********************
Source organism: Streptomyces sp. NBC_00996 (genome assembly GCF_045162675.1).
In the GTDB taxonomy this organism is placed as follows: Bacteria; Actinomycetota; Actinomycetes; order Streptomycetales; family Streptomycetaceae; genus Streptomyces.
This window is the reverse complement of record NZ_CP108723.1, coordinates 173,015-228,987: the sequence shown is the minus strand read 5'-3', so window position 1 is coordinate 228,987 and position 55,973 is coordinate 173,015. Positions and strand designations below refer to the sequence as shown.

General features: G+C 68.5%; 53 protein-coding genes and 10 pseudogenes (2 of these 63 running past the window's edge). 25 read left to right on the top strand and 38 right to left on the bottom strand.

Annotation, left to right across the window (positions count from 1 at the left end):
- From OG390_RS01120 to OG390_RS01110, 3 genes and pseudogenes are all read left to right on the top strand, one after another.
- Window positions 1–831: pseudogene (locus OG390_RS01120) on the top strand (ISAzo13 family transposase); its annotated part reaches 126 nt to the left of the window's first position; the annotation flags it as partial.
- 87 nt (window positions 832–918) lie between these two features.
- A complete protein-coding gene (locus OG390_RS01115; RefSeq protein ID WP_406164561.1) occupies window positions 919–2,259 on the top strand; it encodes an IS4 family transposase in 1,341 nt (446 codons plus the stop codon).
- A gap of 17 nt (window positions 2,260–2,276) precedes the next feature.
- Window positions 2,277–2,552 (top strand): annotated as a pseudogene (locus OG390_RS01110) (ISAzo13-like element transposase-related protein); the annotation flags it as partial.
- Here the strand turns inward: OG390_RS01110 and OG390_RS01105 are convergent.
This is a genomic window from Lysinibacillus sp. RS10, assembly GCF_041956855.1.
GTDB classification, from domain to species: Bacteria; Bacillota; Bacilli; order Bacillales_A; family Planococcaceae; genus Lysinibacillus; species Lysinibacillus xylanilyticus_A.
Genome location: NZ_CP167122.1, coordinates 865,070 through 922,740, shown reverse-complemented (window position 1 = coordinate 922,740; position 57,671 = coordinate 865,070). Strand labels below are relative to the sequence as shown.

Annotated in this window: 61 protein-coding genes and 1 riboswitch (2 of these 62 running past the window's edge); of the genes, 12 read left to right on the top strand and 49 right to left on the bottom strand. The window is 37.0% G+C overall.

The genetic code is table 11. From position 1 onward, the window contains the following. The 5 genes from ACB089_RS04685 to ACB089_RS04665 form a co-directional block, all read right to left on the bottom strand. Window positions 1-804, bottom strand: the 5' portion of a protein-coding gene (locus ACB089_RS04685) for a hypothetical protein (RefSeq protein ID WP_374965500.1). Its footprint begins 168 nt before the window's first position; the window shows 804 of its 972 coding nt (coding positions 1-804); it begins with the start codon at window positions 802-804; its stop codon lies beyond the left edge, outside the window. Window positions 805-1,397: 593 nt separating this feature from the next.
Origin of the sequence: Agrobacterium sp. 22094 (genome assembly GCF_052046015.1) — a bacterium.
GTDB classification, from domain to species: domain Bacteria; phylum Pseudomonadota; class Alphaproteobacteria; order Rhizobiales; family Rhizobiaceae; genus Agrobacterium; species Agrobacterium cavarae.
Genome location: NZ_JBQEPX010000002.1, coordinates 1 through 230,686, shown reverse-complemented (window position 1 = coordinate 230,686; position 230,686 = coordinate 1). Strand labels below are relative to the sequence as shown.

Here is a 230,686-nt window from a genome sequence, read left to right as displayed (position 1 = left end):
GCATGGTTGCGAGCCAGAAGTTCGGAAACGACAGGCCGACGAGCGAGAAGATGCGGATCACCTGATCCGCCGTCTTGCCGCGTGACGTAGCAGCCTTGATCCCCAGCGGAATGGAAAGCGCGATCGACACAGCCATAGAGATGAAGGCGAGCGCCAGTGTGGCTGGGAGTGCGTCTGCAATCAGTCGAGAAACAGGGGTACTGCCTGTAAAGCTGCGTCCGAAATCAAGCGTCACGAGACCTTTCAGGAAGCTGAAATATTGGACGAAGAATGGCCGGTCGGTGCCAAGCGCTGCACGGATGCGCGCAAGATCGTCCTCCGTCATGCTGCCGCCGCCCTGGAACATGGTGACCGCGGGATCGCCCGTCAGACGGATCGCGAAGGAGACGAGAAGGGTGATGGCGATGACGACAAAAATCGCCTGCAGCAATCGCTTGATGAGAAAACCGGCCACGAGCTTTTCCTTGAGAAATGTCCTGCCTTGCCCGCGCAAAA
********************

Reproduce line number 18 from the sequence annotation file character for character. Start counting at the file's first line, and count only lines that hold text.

Origin of the sequence: Agrobacterium sp. 22094 (genome assembly GCF_052046015.1) — a bacterium.